UNCW and Community Partner Paws4People to Celebrate Collaboration Oct. 9-10

Friday, October 09, 2015

UNCW’s School of Health and Applied Human Sciences (SHAHS) will join Paws4People Oct. 9-10 to celebrate the 4th Annual Reunion & Graduation ceremony, where students who have completed the university’s four-course assistance dog training program (ADTP) will be recognized. Founded in 2011 with a class of just 24 students from various majors from recreational therapy to accounting, this hands-on program is the only one of its kind in the nation, providing UNCW students a unique experience that can serve as a major advantage in their future careers.

The dogs, which have been training with the students over the course of the program, will finally be united with their new owners.

“It is an incredible moment,” says Chris Lantz, SHAHS director. “It’s a moment that changes lives forever. We have had people who couldn’t sleep at night or go out into public places before they met their assistance dog. These dogs help people through their difficulties. They become partners."

The ADTP reunion and graduation ceremony, which is open to the public, has grown each year. The 2015 event will be held downtown by the riverfront in the Wilmington Convention Center. ADTP dogs are trained to help a variety of people in need. From helping a veteran who suffers from PTSD to guiding and assisting a person in a wheelchair, these dogs are capable of amazing things. In some cases, students who complete the program are allowed to keep their dogs to utilize in their respective careers such as social work, recreation therapy, gerontology and education. The program’s goal is not only to teach how incredible these dogs can be, but to show how students can utilize assistance dogs to impact their own futures.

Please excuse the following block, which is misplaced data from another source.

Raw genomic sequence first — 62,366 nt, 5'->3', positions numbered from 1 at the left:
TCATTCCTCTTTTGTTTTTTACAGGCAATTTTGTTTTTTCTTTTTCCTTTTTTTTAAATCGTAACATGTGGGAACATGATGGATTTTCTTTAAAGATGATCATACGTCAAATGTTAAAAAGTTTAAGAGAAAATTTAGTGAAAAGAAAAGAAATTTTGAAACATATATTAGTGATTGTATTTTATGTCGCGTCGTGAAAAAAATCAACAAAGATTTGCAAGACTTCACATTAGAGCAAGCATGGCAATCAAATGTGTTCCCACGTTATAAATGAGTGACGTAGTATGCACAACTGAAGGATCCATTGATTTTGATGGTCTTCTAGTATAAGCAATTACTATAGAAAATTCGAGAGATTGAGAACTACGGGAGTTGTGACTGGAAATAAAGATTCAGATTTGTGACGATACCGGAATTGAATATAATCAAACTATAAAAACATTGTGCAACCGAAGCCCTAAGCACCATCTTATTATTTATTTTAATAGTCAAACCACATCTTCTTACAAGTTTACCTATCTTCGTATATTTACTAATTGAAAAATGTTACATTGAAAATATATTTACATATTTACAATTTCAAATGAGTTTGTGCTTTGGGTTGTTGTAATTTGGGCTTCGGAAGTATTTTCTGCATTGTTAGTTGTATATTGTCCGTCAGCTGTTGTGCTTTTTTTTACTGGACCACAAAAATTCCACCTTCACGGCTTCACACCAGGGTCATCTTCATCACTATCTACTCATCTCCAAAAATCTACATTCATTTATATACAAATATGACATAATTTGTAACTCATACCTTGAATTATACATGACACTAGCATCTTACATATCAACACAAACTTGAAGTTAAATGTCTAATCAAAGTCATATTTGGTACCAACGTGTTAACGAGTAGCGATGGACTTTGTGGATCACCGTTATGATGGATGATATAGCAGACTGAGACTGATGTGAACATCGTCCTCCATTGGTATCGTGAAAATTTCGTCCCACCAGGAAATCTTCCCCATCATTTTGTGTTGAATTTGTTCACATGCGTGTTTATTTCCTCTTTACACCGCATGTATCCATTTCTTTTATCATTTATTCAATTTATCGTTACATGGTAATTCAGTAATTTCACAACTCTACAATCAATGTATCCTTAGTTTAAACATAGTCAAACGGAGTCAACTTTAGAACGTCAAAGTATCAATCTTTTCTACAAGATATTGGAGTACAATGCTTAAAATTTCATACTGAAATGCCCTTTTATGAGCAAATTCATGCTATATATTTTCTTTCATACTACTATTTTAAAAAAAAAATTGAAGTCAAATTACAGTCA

Through the course of the ADTP program, students are taught all about the different types of assistance dogs serving today and the types of disabilities assistance dogs are trained to help. In the second half of the four-course program, students become fully responsible for the 24-hour care of their dog. For an entire year, they are in charge of socializing, training and caring for their animal. ADTP demands a lot of time and commitment from its students, but each person involved is guaranteed a rewarding experience.

“When universities engage with the community and combine their resources, the rewards are exponential,” explains Lantz. “The program has been good to the community, the students and the dogs. It is a classic example of the good that can happen when universities work with their communities.”

-- Kamerin Roth